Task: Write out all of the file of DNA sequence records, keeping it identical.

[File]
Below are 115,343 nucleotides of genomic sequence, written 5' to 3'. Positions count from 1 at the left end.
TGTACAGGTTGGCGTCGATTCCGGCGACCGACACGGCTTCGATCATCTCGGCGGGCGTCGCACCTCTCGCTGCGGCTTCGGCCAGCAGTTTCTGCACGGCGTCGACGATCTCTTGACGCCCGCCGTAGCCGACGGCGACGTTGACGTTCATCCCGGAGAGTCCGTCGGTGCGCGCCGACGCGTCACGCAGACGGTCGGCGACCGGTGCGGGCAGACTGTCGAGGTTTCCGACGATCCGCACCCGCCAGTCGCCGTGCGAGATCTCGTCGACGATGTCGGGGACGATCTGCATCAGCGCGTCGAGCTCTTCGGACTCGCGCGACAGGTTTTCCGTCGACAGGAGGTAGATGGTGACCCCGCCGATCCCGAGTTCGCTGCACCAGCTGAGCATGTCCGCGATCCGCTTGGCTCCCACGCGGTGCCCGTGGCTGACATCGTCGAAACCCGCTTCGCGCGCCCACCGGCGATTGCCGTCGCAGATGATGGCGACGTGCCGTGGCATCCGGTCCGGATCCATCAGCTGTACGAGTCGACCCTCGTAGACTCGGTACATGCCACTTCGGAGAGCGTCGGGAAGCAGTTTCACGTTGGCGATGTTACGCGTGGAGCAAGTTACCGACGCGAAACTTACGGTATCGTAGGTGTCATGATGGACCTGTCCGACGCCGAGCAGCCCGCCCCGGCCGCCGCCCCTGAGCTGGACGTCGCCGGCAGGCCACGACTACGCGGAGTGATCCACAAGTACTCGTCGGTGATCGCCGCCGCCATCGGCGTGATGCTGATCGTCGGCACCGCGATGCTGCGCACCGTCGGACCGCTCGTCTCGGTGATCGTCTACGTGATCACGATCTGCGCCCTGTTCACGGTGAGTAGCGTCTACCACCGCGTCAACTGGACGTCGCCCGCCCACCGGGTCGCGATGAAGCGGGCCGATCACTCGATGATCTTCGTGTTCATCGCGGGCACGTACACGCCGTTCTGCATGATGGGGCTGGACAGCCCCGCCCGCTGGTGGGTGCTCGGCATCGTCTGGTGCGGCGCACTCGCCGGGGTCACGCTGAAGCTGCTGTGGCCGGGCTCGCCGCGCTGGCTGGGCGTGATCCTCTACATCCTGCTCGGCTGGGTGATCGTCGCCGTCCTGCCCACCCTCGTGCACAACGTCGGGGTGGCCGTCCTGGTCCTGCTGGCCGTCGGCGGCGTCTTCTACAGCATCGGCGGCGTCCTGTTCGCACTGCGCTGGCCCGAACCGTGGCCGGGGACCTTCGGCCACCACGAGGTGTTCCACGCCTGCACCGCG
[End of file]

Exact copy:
Below are 115,343 nucleotides of genomic sequence, written 5' to 3'. Positions count from 1 at the left end.
TGTACAGGTTGGCGTCGATTCCGGCGACCGACACGGCTTCGATCATCTCGGCGGGCGTCGCACCTCTCGCTGCGGCTTCGGCCAGCAGTTTCTGCACGGCGTCGACGATCTCTTGACGCCCGCCGTAGCCGACGGCGACGTTGACGTTCATCCCGGAGAGTCCGTCGGTGCGCGCCGACGCGTCACGCAGACGGTCGGCGACCGGTGCGGGCAGACTGTCGAGGTTTCCGACGATCCGCACCCGCCAGTCGCCGTGCGAGATCTCGTCGACGATGTCGGGGACGATCTGCATCAGCGCGTCGAGCTCTTCGGACTCGCGCGACAGGTTTTCCGTCGACAGGAGGTAGATGGTGACCCCGCCGATCCCGAGTTCGCTGCACCAGCTGAGCATGTCCGCGATCCGCTTGGCTCCCACGCGGTGCCCGTGGCTGACATCGTCGAAACCCGCTTCGCGCGCCCACCGGCGATTGCCGTCGCAGATGATGGCGACGTGCCGTGGCATCCGGTCCGGATCCATCAGCTGTACGAGTCGACCCTCGTAGACTCGGTACATGCCACTTCGGAGAGCGTCGGGAAGCAGTTTCACGTTGGCGATGTTACGCGTGGAGCAAGTTACCGACGCGAAACTTACGGTATCGTAGGTGTCATGATGGACCTGTCCGACGCCGAGCAGCCCGCCCCGGCCGCCGCCCCTGAGCTGGACGTCGCCGGCAGGCCACGACTACGCGGAGTGATCCACAAGTACTCGTCGGTGATCGCCGCCGCCATCGGCGTGATGCTGATCGTCGGCACCGCGATGCTGCGCACCGTCGGACCGCTCGTCTCGGTGATCGTCTACGTGATCACGATCTGCGCCCTGTTCACGGTGAGTAGCGTCTACCACCGCGTCAACTGGACGTCGCCCGCCCACCGGGTCGCGATGAAGCGGGCCGATCACTCGATGATCTTCGTGTTCATCGCGGGCACGTACACGCCGTTCTGCATGATGGGGCTGGACAGCCCCGCCCGCTGGTGGGTGCTCGGCATCGTCTGGTGCGGCGCACTCGCCGGGGTCACGCTGAAGCTGCTGTGGCCGGGCTCGCCGCGCTGGCTGGGCGTGATCCTCTACATCCTGCTCGGCTGGGTGATCGTCGCCGTCCTGCCCACCCTCGTGCACAACGTCGGGGTGGCCGTCCTGGTCCTGCTGGCCGTCGGCGGCGTCTTCTACAGCATCGGCGGCGTCCTGTTCGCACTGCGCTGGCCCGAACCGTGGCCGGGGACCTTCGGCCACCACGAGGTGTTCCACGCCTGCACCGCG